Our horses’ personalities are what make them special and unique. Personality can be a combination of upbringing, living environment and training, but sometimes other events in their lives can change their natures for better or for worse. It’s great for you as a rider or horse owner to understand your horse’s personality and quirks so that you can best accommodate or improve his habits. Personalities can also give you an idea of what sort of discipline your horse is suited to so that you can set realistic goals and know what to expect.
The quiet horse
Quiet horses are generally uncomplicated and not the type to go causing trouble. They aren’t necessarily interactive and they tend to do their own thing. Quiet horses are not dominant in herd arrangements and they might choose to graze slightly separately from the group. They are not easily spooked so they are quite reliable and safe to ride. Quiet horses are suitable for nervous riders and children who are looking for an uncomplicated and easy-going ride. They are suited to quieter disciplines such as dressage.
The nervous horse
Before assessing the nervous horse, keep in mind that all horses are herd animals by nature, which means that they see themselves as prey. The nervous horse is a horse who lacks confidence and spooks at anything unfamiliar. They are extremely sensitive to their surroundings and may choose to flee from their fears in some cases. There are, of course, degrees of nervousness. Some horses will spook at jump fillers and blowing packets, whereas the more nervous horse will be afraid of his own shadow and colourful flowers. There are ways to desensitise your horse by carefully exposing him as much as possible to what he is afraid of.
The interested horse
Interested horses are inquisitive and eager to investigate anything new and exciting. This can reflect in their lifestyle as well as their ridden work. Interested horses are the types to always be looking out the stable door and sniffing new objects. They are nice riding horses because they pay attention to the rider, however, they can be easily distracted by other things happening outside the arena. They are mentally stimulated by new challenges, so it is important for the rider of an interested horse to keep their routine varied so that they don’t get bored.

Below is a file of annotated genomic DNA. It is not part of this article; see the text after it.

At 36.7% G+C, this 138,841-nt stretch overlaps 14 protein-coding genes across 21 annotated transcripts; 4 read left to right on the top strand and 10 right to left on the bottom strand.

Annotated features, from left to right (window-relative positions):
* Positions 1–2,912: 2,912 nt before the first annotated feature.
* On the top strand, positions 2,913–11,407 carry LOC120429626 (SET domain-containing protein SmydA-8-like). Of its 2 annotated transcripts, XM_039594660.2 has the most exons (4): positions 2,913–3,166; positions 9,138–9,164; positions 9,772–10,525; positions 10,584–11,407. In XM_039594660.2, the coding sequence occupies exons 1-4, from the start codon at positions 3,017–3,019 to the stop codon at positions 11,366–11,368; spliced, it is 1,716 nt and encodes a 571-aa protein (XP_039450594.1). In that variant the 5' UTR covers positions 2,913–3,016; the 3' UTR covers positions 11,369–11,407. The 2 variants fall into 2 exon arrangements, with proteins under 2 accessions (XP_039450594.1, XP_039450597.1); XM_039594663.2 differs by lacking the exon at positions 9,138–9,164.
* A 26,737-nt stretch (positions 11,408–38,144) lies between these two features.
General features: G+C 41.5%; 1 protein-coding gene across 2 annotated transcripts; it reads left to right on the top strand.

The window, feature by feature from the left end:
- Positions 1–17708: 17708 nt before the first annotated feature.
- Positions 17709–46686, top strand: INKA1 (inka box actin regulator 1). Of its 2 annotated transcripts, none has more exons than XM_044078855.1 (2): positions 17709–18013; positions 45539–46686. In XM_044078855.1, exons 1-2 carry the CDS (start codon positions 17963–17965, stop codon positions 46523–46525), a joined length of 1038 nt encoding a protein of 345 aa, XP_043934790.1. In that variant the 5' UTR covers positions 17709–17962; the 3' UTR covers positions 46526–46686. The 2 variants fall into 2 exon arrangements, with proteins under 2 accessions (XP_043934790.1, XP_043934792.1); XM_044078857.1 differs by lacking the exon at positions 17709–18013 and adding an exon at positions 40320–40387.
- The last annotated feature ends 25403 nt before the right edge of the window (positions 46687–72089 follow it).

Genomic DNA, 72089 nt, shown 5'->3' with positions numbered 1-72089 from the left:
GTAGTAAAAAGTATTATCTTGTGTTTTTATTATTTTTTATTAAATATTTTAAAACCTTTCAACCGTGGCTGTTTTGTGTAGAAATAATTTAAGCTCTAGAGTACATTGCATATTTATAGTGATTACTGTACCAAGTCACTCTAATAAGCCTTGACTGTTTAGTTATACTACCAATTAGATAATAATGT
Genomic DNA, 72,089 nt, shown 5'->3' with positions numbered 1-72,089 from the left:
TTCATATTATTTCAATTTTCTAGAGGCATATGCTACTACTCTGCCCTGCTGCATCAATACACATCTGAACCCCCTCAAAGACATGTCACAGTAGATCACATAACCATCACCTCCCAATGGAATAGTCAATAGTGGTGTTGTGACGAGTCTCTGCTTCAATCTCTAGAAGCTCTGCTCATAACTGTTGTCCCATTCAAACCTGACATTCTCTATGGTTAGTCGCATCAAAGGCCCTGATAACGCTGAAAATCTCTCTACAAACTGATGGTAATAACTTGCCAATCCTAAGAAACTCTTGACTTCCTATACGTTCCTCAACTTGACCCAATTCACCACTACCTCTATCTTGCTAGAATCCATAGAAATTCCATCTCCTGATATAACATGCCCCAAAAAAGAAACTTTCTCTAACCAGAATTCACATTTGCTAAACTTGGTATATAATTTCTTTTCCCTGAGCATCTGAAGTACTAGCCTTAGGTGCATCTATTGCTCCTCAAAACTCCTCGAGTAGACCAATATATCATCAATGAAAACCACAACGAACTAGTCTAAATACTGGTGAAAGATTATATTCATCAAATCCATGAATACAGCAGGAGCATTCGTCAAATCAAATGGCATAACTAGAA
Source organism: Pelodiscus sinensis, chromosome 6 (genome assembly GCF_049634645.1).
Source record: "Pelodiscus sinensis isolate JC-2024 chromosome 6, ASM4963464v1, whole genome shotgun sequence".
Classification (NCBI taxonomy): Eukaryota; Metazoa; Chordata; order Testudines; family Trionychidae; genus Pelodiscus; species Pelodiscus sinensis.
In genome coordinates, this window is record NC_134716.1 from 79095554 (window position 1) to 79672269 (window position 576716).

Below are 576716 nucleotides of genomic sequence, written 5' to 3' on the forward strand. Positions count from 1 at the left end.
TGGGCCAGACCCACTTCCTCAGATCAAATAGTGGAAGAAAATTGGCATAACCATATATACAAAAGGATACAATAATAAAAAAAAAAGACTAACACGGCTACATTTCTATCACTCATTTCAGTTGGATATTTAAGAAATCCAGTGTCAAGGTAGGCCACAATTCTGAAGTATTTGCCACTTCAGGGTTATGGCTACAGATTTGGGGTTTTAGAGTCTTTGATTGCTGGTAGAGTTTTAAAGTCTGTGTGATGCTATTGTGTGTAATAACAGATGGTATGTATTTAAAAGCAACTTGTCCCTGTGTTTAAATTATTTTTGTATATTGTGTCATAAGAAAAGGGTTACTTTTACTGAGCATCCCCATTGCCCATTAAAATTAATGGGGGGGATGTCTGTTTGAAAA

The stubborn horse
A stubborn horse should never be confused with a naughty horse. While most people don’t like to admit it, stubbornness often originates from a bad horse-and-rider relationship. It has to do with their upbringing and how people have managed them, especially in the early stages of their lives. A bad experience can easily sway a horse’s trust in people for the worst. They can be resentful of people and this can be demonstrated by an unwillingness to be caught from the paddock and a negative attitude towards work. Their moods usually worsen when pushed.
The treacherous horse
The treacherous horse takes the stubborn horse to the next level. They can be extremely opposed towards human handling, which can result in dangerous behaviour. They tend to be a handful and might try to bite or kick people in their space. Similarly to the stubborn horse, these problems are usually rooted in human fault. They might not have been handled properly or they might have been neglected or abused.
The confident horse
The confident horse has a strong sense of pride. These are the types of horses who open the paddock gate and lead the herd on a wild gallop around the yard. These horses are not easily unsettled and they have a positive attitude toward taking on new challenges. They are energetic and brave performers so they are suited to competitive and more adventurous disciplines, such as eventing and endurance. The confident horse will suit a daring rider who will challenge them. They are not ‘push-button’ rides and they will put you to the test as well. Confident horses need an equally confident rider so they will not suit nervous or beginner riders who they can take advantage of.
A crowd favourite, these horses are friendly, eager to please and easy-going. They are great confidence boosters because they will try their hardest to make their rider happy. They don’t like to upset their rider and they seem to know when they’ve done wrong. They are interactive with people and they love attention. People-pleasers are straight-forward, uncomplicated and suited to most disciplines. They also succeed as therapy horses because of their gentle and caring natures.
Text: Charlotte Bastiaanse